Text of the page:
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Heracles and the Birds of Lake Stymphalia : Our hero is sent to deal with some man-eating birds, but cannot reach their lakeside refuge.
Heracles and the Birds of Lake Stymphalia

Based on ‘Library’ II.5.6 by Pseudo-Apollodorus (ca. 1st or 2nd century AD) and ‘Myths and Legends of Ancient Greece and Rome’, by E.M. Berens.

Still working off his debt to the gods after killing his family in a blind rage, Heracles is now despatched by his envious cousin King Eurystheus to rid a village of some man-eating birds. However, not everyone is against him.

A COLONY of birds once sought refuge from wolves by settling in marshy woods around Lake Stymphalia. Artemis took them for pets, and bred them to be ferocious, with bronze beaks and poisonous dung, and sharp quills they could shoot like darts. Now they ravaged crops, carried off beasts, and devoured townspeople.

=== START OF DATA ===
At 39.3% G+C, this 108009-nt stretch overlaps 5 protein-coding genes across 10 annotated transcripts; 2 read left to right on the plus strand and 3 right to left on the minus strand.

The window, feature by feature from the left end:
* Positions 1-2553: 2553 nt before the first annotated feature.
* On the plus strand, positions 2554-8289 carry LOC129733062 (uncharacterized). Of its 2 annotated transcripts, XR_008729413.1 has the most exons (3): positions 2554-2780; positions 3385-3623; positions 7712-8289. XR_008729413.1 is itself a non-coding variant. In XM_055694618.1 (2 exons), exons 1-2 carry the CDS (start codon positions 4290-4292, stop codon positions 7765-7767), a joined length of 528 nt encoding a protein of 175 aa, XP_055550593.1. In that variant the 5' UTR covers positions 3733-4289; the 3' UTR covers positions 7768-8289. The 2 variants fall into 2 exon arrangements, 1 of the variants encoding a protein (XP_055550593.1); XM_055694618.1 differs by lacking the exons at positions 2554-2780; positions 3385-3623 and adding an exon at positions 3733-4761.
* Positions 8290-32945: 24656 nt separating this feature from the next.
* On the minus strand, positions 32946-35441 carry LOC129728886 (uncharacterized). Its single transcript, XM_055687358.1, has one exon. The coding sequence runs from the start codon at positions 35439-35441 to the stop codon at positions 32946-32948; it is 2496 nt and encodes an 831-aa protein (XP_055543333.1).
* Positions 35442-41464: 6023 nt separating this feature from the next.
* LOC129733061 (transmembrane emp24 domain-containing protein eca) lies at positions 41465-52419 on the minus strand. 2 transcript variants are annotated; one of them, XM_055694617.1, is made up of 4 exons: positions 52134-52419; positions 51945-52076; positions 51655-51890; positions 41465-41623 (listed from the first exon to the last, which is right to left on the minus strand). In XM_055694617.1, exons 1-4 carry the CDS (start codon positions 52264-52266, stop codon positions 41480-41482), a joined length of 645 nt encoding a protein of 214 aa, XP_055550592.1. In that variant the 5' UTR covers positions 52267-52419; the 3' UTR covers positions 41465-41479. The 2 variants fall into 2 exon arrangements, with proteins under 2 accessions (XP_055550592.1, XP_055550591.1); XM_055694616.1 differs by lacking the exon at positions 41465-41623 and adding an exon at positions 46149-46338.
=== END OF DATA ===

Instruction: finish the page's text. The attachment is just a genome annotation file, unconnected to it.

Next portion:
Hoping his cousin might come to some harm, Eurystheus sent Heracles to deal with them.

At first, Heracles was confounded. The marshy ground of the lakeside wood was too soft for his weight, and the trees concealed the birds from his arrows tipped with venomous hydra blood. But then came a tap on his shoulder.

It was Athene, laden with an enormous pair of brazen castanets, fashioned specially for him by Hephaestus. A grateful Hercules seized the castanets, and rattled them noisily. The terrified birds rocketed into the air, and as they flew off towards the Black Sea, never to return, the hero picked some off with his poisoned arrows, to show to Eurystheus.*

* The Argonauts met the birds in their new home on the Black Sea, and drove them away once more, this time with dazzling light flashing from burnished shields and helmets.

Based on ‘Library’ II.5.6 by Pseudo-Apollodorus (ca. 1st or 2nd century AD) and ‘Myths and Legends of Ancient Greece and Rome’, by E.M. Berens.

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Picture: © Nojos88, Wikimedia Commons. Licence: CC BY-SA 4.0. View original
Lake Stymfalia in the eastern Peloponnese is still a magical place of marsh, woods and mists. It is easy to see how a heavyweight like Heracles might have trouble tracking down birds hidden in these woods, and tramping through the wet ground.

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